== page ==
Martian Democracy and Living in the Matrix: Five Crazy Things Elon Musk Said Last Night

Elon Musk SpaceX
SpaceX CEO Elon Musk speaks after unveiling the Dragon V2 spacecraft in Hawthorne, California May 29, 2014. Mario Anzuoni/Reuters

Elon Musk was up late last night. Really late. Despite being the last speaker for the Code Conference, he kept the audience waiting for 45 minutes before coming onstage. And somehow, the PayPal, Tesla Motors and SpaceX founder made the wait so worth it.

The conversation veered from the usual-suspect questions—his plans for Tesla and SpaceX, and his opinions on self-driving cars—to something more like high school friends talking after ripping a fat bong (according to people in attendance, not my conjecture). He laid out the political foundations for a Mars colony, raised concerns about rogue AI and went full "David After Dentist."

There is a lot to parse in Musk's hour and a half interview, but here are five selections that really capture his imagination and ambition.

Direct democracy on Mars instead of a representative democracy. Musk believes that a Mars colony will have a direct democracy system, with a very flexible legal code. "The potential for corruption is substantially less in a direct democracy," said Musk, who joking declared himself "the king of Mars." "It should probably be easier to remove a law than to create one. Laws have infinite life until taken away."

His small-government views were also shared when he was asked about the 2016 presidential election. "I think the framers of the Constitution made sure the president was the captain of a large ship with a small rudder," said Musk, who is South African.

Are we living in a simulation matrix? During a Q&A panel, Musk was asked about his thoughts on whether we are living in a simulated world created by an advanced civilization. Of course, he replied. In fact, he and his brother have banned talking about the topic when they are in a hot tub together.

Musk cited what he considers strong evidence for why we are living in a simulation: The rate of technological growth over the past few decades is so steep that it seems improbable. While not giving a straight answer, he said we inevitably will build—or some other civilization already has—a simulation that mimics our current reality. "If you assume any rate of growth, then the games will become indistinguishable from reality," he noted. There is a one in a billion chance that we are not living in a simulation, he said.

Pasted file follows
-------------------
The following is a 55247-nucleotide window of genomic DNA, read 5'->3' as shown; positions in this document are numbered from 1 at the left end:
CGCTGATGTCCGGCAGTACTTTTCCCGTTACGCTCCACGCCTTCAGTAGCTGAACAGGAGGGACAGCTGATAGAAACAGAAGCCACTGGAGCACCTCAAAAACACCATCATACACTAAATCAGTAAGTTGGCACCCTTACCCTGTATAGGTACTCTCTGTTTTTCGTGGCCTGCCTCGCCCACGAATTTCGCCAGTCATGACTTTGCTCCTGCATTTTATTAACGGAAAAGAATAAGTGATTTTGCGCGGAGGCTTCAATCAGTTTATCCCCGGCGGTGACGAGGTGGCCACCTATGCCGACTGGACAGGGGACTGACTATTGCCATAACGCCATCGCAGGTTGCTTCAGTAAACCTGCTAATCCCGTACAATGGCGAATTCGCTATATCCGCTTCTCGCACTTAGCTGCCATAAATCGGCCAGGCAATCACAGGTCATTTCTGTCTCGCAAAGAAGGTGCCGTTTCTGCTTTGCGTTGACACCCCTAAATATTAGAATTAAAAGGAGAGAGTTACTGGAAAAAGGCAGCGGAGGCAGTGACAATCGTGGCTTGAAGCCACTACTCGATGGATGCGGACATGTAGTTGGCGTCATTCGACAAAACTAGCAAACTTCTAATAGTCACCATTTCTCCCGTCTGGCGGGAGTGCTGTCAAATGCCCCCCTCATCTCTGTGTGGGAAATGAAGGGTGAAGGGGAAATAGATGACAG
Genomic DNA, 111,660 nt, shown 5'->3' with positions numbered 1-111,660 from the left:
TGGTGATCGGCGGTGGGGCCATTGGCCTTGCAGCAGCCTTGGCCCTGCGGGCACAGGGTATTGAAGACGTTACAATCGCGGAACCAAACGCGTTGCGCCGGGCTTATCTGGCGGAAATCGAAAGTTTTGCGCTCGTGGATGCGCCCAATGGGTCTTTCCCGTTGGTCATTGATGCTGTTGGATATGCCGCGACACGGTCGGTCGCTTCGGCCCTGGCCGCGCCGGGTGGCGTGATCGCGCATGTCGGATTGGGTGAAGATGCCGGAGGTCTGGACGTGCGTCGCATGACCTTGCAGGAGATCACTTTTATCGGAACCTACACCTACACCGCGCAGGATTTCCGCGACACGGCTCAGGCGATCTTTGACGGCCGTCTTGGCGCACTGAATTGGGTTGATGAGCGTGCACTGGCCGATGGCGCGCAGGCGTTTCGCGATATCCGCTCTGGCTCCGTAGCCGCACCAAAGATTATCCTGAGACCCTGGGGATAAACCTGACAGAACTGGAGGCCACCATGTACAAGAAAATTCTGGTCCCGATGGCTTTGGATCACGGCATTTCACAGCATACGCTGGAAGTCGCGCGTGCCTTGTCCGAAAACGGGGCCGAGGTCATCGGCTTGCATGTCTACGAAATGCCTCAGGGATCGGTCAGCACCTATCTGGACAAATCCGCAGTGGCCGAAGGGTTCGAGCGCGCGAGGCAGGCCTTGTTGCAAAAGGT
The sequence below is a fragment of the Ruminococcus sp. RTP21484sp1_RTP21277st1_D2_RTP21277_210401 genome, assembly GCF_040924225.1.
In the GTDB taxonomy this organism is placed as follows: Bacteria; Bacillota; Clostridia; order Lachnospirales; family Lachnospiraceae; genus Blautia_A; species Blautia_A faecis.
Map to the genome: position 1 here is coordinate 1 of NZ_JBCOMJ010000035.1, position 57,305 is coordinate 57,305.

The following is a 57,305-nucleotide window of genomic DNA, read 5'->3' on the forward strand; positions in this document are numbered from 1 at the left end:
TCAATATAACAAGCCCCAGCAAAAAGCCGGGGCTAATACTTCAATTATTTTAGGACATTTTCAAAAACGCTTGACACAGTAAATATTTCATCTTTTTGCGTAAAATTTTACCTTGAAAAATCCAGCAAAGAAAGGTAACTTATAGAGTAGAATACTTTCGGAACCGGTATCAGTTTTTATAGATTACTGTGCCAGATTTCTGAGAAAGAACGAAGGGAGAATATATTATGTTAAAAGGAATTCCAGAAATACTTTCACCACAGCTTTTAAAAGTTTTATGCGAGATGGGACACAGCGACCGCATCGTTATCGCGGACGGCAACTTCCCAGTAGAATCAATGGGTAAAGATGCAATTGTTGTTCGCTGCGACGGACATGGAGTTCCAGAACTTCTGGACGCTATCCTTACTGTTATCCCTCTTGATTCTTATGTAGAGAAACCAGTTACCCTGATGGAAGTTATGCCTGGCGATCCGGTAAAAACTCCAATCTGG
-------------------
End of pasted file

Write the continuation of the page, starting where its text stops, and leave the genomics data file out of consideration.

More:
The risk of despotic AI—whose creator's name may start with the letter G. Musk subscribes to the school of thought that says hyper-intelligent AI will mean doom for mankind. Accordingly, he founded OpenAI last year to promote open-source-friendly AI to avoid any robot-driven cataclysms. "The power of AI should not be concentrated in the hands of a few," he said. "It's called the singularity because it's difficult to predict. I don't know a lot of people who love the idea of living under a despot."

Only one Silicon Valley company working on AI scares him, he said. Asked if that one company is building self-driving cars, as Tesla is, he demurred, saying, "There is only one."

"We're already a cyborg." Assuming that the rate of growth in AI continues at this pace, Musk said, AI will become our overlord and humans will be reduced to a pet role, like a house cat. (And that's the best-case scenario.) "I don't want to become a house cat," he said.

Instead of letting robots go wild, Musk proposes that we become partners with AI by having an AI "third layer above the cortex" in our brains, with a neural lace that goes over the brain like a hairnet. This layer will work symbiotically with the body. And why not? We already have "superpowers," thanks to the internet. "You already have more power than the president of the United States did 20 years ago," Musk said.

"The future is to be a space-faring civilization." Musk took a long time explaining the finer details of his SpaceX company and its reusable rockets, describing gravity as a "four-dimensional coin funnel" and talking about the physics of his rockets' waffle-like grid fins that coordinate their upright landing.

He said SpaceX will be sending out rockets every few weeks, with plans to send astronauts to Mars by 2018. The billionaire hopes to launch regular people to Mars in 2024 and have them return the next year. "When I say multi-planet species, that's what we want to be," he said. "It's about extending onto other planets and eventually other star systems."

Martian Democracy and Living in the Matrix: Five Crazy Things Elon Musk Said Last Night | Tech & Science